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Poems About the Beach

6 minute read

Poetry About the Beach

(…or poetry to read on the beach, OR poetry to read pretending you are at the beach … you deserve that much at least!)

I am fortunate enough to live 30 minutes from the beach. This is far enough away to make me feel comfortable during hurricane season and helps me avoid high-traffic areas, but it is also close enough that I can pop over after a rough day, plop down a blanket, and recharge with a good book while the waves roll relentlessly in and out.

I wouldn’t consider myself a “deep” person, I’m not big on self-reflection except at one place and one place only — with my toes in the sand and the sounds of the waves crushing in front of me. So for me, the beach and a volume of poetry go hand in hand. Throw in a waterfront crab shack with tasty apps and cold drinks, and that is truly my idea of heaven on Earth.

The books you read AT the beach don’t have to be ABOUT water. You aren’t doomed to a life choosing between The Rime of the Ancient Mariner or The Old Man and the Sea. Whether you are a seasoned poetry reader or just dipping your toes, throw one of these books in your beach bag and get ready for the ultimate meditation opportunity.


Andrea Gibson – You’d Better Be Lightning

Andrea Gibson (they/them) is a celebrated activist and an accomplished poet with five full-length published collections. They are also the current Colorado Poet Laureate and the winner of the first Women’s World Poetry Slam. Their latest collection, 2021’s critically acclaimed You Better Be Lightning is a feminist collection that looks at the scope of the queer experience as a whole. It explores self love, familial love, societal love, and romantic love in a brand-new way.

Once you’ve savored every word, pick up 2018’s Take Me With You. It’s our favorite Gibson backlist title!


“Before I die, I want to be somebody’s favorite hiding place, the place they can put everything they know they need to survive.”


Aimee Nezhukumatathil – Oceanic

It might be a little bit on-the-nose with our theme, but Oceanic is a must-have beach read. Aimee Nezhukumatathil crafts what is called “research poetry” by focusing on all of the abundance of the natural world. This collection invites readers into the deep water and blurs the line between ocean life and humanity. Natural cycles and the turning of the Earth, meditations on the meaning of family and relationships, and the promise that the sun will rise again weave through this lush, imaginative examination of the most basic building blocks of life.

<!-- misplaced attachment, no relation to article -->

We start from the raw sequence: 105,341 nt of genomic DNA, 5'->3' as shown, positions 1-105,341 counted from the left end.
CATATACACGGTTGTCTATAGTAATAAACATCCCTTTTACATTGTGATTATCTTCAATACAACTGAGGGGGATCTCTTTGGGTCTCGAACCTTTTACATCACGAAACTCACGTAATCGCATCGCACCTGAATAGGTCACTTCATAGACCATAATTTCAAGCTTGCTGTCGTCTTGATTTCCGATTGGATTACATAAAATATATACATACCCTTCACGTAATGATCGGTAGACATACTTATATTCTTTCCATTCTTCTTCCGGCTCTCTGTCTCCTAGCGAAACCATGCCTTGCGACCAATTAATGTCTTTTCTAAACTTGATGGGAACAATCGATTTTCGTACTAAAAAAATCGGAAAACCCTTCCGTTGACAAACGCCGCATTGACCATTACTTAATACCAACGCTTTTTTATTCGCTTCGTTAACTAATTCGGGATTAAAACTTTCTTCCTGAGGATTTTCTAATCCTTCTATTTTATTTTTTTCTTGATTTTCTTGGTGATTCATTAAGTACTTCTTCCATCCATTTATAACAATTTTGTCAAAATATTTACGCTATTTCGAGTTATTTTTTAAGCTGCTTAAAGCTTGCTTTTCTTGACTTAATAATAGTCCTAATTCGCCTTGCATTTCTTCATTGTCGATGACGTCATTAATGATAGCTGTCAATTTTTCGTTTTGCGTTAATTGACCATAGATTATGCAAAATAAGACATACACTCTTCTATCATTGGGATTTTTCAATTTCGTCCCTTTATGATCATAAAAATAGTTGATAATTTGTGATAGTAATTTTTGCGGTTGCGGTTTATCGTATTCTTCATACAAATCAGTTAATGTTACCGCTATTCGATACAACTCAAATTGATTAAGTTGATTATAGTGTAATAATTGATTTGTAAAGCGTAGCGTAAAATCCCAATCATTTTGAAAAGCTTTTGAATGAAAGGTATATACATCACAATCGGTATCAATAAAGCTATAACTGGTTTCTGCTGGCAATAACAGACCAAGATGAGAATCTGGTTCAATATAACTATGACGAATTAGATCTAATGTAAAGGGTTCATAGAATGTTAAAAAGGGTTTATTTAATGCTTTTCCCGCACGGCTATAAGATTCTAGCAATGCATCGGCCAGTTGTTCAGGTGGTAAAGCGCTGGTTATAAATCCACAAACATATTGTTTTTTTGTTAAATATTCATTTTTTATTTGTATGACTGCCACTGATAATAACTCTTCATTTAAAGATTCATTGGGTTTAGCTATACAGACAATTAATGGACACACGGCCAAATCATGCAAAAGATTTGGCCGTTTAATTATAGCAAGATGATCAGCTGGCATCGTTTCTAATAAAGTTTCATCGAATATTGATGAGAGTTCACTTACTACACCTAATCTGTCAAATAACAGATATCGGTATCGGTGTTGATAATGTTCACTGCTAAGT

“There is a time for stillness, but who hasn’t also wanted to scream with delight at being outdoors? To simply announce themselves and say, I’m here, I exist?”




Lindsey Martin-Bowen – Where Water Meets the Rock

This magical book contains three sections that closely align with the human experience and is one that I recommend frequently for anyone struggling with grief. “Erosion” memorializes three tragic Greek personas, the breakneck pace of “Frenzies” illustrates the chaos of the living after a deep loss. “On the Shore” features poems that promote the personal growth and healing many of us feel after losing a loved one.

A recurring sea-rock metaphor provides anchorage through this this book, encouraging readers to stand fast as the waves break around you because this too shall pass. Recuperation following tragedy is possible, and Martin-Bowen wants you to remain open to it.

“She stops and looks into my eyes. We do not speak but know.”



Elizabeth Acevedo – The Poet X

This isn’t a “collection”, but this novel-in-verse packs a powerful punch. Winner of the Printz Award, the Pura Belpré Award, and the National Book Award, The Poet X was written by an award-winning Afro-Latina heroine who faces the truth with blazing words as she outgrows her neighborhood and her body at the same time.

All Mami cares about is Xiomara’s church attendance, so there is no way that an after-school poetry club is an option for her. But Xiomara is done being silent, about living in Harlem, about having a curvy body, and what if feels like to have feelings for a person that your family would never accept or embrace. She thinks that slam poetry might be the perfect outlet for her. But how can she use a voice that no one even knows that she possesses?

Pro tip: obviously the sound of the surf is part of the beach-reading charm, but treat yourself to a listen of this audiobook once the sand is off your feet.

Elizabeth Acevedo was also feature on Poems to Celebrate Hispanic Heritage. View here.


Rupi Kaur – Milk and Honey

And then there Rupi Kaur. We all love Rupi. I mean there must be something exceptional about a poetry-and-prose collection that sells over 3 million copies worldwide! Rupi Kaur was named by The New Republic as “the Writer of the Decade” and her explorations of universal themes like love, loss, femininity, violence, fear, and ultimately, survival.

Milk and Honey feels like someone was able to live in your grieving brain for a moment. Each of the four sections deals with a different heartache than the one before, but no less bitter. Read this one out loud by the water if you can, shouting these words at the unceasing waves is crazily therapeutic.

“i want to apologize to all the women i have called beautiful before i’ve called them intelligent or brave”

We have plenty of Rupi Kaur content for you to fan girl (or guy) over! Rupi Kaur’s Poetry To Soothe Your Hearts

 15 Inspiring Rupi Kaur Poems When You Need a Pep Talk

 20 of Rupi Kaur’s Best Poetry Collections

 Poetry To Read If You Love Rupi Kaur

Poetry is for everyone! Enjoy it anywhere! A heart-stirring poems about the beach is definitely a summer read. More on nature and the outdoors here!

Alissa S.